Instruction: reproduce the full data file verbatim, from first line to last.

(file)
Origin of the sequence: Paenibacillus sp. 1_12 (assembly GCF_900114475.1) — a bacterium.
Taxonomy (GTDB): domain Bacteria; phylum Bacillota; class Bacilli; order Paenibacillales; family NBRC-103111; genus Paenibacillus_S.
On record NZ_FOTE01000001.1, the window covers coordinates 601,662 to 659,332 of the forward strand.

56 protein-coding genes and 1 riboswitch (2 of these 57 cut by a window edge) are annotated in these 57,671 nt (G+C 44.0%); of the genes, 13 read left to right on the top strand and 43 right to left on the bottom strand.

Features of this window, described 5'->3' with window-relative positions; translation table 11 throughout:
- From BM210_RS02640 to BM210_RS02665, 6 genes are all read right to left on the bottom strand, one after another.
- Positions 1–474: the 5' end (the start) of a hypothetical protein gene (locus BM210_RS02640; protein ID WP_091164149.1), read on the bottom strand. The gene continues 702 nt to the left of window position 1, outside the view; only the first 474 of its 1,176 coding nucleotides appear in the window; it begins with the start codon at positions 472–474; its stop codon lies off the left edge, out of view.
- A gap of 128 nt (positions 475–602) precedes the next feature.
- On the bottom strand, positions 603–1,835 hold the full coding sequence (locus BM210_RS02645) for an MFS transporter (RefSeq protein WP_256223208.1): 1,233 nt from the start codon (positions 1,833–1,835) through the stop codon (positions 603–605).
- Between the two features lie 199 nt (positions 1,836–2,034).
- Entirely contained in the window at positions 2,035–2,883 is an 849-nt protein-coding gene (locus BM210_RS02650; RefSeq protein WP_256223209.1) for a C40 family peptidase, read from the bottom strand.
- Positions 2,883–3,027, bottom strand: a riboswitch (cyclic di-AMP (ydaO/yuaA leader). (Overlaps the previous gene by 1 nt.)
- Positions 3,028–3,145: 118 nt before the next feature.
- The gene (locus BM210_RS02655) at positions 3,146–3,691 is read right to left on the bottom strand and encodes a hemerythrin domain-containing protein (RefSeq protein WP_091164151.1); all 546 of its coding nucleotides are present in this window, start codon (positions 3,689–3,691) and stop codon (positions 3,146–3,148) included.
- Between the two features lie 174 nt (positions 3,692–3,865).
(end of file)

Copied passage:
Origin of the sequence: Paenibacillus sp. 1_12 (assembly GCF_900114475.1) — a bacterium.
Taxonomy (GTDB): domain Bacteria; phylum Bacillota; class Bacilli; order Paenibacillales; family NBRC-103111; genus Paenibacillus_S.
On record NZ_FOTE01000001.1, the window covers coordinates 601,662 to 659,332 of the forward strand.

56 protein-coding genes and 1 riboswitch (2 of these 57 cut by a window edge) are annotated in these 57,671 nt (G+C 44.0%); of the genes, 13 read left to right on the top strand and 43 right to left on the bottom strand.

Features of this window, described 5'->3' with window-relative positions; translation table 11 throughout:
- From BM210_RS02640 to BM210_RS02665, 6 genes are all read right to left on the bottom strand, one after another.
- Positions 1–474: the 5' end (the start) of a hypothetical protein gene (locus BM210_RS02640; protein ID WP_091164149.1), read on the bottom strand. The gene continues 702 nt to the left of window position 1, outside the view; only the first 474 of its 1,176 coding nucleotides appear in the window; it begins with the start codon at positions 472–474; its stop codon lies off the left edge, out of view.
- A gap of 128 nt (positions 475–602) precedes the next feature.
- On the bottom strand, positions 603–1,835 hold the full coding sequence (locus BM210_RS02645) for an MFS transporter (RefSeq protein WP_256223208.1): 1,233 nt from the start codon (positions 1,833–1,835) through the stop codon (positions 603–605).
- Between the two features lie 199 nt (positions 1,836–2,034).
- Entirely contained in the window at positions 2,035–2,883 is an 849-nt protein-coding gene (locus BM210_RS02650; RefSeq protein WP_256223209.1) for a C40 family peptidase, read from the bottom strand.
- Positions 2,883–3,027, bottom strand: a riboswitch (cyclic di-AMP (ydaO/yuaA leader). (Overlaps the previous gene by 1 nt.)
- Positions 3,028–3,145: 118 nt before the next feature.
- The gene (locus BM210_RS02655) at positions 3,146–3,691 is read right to left on the bottom strand and encodes a hemerythrin domain-containing protein (RefSeq protein WP_091164151.1); all 546 of its coding nucleotides are present in this window, start codon (positions 3,689–3,691) and stop codon (positions 3,146–3,148) included.
- Between the two features lie 174 nt (positions 3,692–3,865).